With a family background like hers, a career in music came so naturally to Lori that she never really contemplated any alternatives. "Gregory and I were going to concerts before we were born, so maybe it was prenatal influence!" she joked.  "When we were little, we were always backstage at rehearsals and concerts, watching our father work, and from the time we were three, we used to carry the flowers out to the soloists after performances."

In the evenings, the giants of the classical music world would visit the Singer household - Isaac Stern, Itzhak Periman, Leonard Rose, who later became Lori's teacher at music college, Pinchas Zukerman, after whom Lori's dog is named, and composer Aaron Copland, who used to go upstairs and read bedtime stories to the twins.

Lori started to learn the cello when she was nine old.  That's always Lori's playing we hear in Fame, of course, and when she's on screen, she's always playing live, not miming to a pre-recorded track of her own music. She fell in love with the cello from the moment she started to play and she would practice twelve hours a day, starting at six in the morning, if her family would let her!

About the same time, Gregory took up the violin.  "Gregory was just the opposite to me, as usual," Lori recalled.  "He hated to practice and would always hide when lesson time came." He must have come out sometimes, though, because today he is an accomplished violinist who has been the featured soloist at concerts.  He's played in the orchestra pit of many Broadway shows, and often does recording sessions in New York.

When she was thirteen, Lori won a scholarship to the prestigious Juillard School of Music in New York, where Gregory also studied.  Like most students, Lori was always hard up, so when she was fourteen, she applied for a modelling job.  She had never been particularly interested in clothes or make-up, but with her honey-coloured hair, sparkling blue-green eyes, and that tall, willowy figure (she says she's 5' 9.5", but she seems taller) that looks wonderful in anything from jeans to evening gowns, she was quickly accepted.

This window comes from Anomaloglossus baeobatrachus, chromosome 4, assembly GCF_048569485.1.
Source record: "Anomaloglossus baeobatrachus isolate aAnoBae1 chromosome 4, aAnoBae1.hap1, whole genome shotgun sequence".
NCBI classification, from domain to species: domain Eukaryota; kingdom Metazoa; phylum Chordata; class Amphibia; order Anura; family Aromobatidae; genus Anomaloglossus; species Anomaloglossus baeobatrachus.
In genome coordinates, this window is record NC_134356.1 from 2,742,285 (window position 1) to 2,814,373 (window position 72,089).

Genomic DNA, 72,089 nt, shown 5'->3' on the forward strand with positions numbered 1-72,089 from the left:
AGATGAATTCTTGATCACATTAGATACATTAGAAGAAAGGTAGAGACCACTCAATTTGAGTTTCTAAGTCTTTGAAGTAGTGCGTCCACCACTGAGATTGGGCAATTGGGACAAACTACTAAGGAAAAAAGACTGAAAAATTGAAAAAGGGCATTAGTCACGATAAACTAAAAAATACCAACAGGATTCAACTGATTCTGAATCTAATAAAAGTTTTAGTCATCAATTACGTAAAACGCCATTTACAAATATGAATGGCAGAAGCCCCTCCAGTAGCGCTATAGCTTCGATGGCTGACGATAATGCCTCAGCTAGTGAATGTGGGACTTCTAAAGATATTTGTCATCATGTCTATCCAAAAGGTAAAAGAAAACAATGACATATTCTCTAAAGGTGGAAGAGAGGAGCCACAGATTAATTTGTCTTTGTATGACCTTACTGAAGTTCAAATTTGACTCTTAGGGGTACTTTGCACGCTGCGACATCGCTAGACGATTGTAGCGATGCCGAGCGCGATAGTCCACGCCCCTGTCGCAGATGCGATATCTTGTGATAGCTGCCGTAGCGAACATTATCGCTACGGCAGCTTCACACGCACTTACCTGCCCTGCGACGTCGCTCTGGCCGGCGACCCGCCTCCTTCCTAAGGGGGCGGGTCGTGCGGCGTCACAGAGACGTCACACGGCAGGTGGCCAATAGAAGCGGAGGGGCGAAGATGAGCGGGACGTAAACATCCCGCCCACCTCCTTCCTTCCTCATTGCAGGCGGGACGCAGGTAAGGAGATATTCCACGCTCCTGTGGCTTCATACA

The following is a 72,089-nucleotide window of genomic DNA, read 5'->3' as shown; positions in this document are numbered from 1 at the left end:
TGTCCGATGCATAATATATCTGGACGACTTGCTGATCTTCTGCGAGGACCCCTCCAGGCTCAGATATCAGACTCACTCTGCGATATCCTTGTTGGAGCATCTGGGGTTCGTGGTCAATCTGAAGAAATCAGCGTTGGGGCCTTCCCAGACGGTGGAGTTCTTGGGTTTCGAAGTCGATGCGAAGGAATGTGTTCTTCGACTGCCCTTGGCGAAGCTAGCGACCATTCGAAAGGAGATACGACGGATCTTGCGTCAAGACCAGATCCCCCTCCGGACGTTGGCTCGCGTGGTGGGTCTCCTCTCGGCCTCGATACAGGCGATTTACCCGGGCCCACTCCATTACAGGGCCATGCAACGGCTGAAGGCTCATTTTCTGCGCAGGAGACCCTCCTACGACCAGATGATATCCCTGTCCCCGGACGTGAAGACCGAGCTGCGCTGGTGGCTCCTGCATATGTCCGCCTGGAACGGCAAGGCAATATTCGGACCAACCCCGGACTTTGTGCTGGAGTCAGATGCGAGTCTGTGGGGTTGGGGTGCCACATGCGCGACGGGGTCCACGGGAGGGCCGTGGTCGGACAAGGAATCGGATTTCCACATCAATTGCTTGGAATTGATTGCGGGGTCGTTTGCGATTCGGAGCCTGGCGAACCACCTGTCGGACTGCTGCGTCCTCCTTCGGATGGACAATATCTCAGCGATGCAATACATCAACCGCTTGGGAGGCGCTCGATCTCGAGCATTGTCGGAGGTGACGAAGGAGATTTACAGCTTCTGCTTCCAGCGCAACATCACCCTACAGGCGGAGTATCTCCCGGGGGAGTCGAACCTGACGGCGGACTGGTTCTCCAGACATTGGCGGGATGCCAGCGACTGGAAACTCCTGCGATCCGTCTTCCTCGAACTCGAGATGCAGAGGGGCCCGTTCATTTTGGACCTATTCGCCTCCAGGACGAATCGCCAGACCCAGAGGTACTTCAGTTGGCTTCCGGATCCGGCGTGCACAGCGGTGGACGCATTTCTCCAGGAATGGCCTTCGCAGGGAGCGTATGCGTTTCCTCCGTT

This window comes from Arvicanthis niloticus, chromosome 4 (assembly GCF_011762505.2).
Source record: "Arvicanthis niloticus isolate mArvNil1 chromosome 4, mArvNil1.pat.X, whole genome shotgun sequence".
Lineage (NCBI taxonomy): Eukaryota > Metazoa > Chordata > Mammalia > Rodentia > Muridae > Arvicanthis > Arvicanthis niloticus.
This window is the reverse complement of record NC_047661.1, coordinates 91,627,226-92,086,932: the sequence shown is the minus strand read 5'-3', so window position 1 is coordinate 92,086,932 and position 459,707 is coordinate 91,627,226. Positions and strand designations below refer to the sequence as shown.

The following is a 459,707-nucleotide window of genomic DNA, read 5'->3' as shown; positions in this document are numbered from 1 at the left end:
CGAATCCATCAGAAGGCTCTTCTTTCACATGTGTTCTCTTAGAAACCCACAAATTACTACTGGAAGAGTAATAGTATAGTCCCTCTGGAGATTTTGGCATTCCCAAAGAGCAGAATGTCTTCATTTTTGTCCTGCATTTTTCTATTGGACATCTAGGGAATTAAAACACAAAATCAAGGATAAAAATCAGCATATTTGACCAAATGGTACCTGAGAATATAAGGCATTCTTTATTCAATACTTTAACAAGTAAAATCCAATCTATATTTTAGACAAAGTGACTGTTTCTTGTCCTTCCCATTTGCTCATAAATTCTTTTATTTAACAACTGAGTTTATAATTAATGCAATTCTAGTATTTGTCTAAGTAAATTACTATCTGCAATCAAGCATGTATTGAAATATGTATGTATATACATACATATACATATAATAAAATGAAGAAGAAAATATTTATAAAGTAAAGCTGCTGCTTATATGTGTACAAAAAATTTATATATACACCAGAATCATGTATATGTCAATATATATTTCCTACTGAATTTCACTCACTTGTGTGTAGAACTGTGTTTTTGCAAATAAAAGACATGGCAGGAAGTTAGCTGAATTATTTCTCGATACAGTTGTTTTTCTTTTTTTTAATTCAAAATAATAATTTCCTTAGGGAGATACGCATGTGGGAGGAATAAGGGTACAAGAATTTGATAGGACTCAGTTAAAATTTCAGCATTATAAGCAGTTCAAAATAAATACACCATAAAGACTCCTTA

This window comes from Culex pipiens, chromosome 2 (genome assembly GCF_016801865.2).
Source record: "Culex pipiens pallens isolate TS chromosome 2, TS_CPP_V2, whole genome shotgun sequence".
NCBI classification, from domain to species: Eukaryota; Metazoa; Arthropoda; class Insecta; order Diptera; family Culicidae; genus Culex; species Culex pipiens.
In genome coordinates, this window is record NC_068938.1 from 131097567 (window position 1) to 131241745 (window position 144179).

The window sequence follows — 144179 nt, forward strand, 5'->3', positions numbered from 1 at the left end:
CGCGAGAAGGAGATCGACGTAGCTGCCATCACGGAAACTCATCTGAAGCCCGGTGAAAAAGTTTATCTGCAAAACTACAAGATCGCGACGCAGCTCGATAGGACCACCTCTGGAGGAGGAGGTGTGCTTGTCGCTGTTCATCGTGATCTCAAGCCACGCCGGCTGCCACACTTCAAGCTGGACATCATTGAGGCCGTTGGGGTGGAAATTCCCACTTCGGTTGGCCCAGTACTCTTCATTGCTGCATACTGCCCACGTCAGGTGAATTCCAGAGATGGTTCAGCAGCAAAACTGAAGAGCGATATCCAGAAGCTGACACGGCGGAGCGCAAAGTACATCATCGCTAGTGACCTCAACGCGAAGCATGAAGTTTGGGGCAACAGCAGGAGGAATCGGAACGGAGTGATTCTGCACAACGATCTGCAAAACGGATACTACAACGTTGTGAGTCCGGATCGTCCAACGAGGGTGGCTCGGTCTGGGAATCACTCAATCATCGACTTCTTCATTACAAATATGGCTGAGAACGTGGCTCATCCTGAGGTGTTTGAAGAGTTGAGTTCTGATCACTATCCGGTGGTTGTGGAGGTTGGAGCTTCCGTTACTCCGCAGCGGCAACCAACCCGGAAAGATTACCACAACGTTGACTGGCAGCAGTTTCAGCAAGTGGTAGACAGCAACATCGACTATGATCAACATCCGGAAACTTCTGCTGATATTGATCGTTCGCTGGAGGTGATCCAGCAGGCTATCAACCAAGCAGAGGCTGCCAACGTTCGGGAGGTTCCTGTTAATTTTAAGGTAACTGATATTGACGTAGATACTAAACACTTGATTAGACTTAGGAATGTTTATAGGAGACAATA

In the two years she worked as a model, she appeared in fashion lay-outs and on magazine covers for Vogue, Glamour, Mademoiselle and many other top magazines, and travelled all over the world for photographic sessions.  Last year she put all this experience to good use when she played a fashion model in an American movie called "Born Beautiful".

"When I heard that they were casting for a Fame TV series, I really wanted to be in it, because the role of Julie sounded so like my own life," Lori told me.  "I wanted to pursue acting as an adjunct to my music, which I'll never give up."  (Lori practices every single day often bringing her extremely valuable two-hundred old cello to the studio with her).  "For my final audition in L.A., I read a scene with someone, danced, and played my cello."

The people who saw the video tape of her audition must have liked what saw, because they were convinced that she was the best possible person to play Julie.  And we're sure every Fame watcher agree with their decision because it's impossible to imagine anyone else so right for the part!

This interview was provided to me by Stuart Farrell.
The article above is from the Official Fame Magazines from 1983. The OFFICIAL FAME MAGAZINE was published by Beat Publications Ltd. and the interviews are copyright MGM/UA Entertainment Co.

Copyright © 1997-21, Pamela Rosensteel | Return to top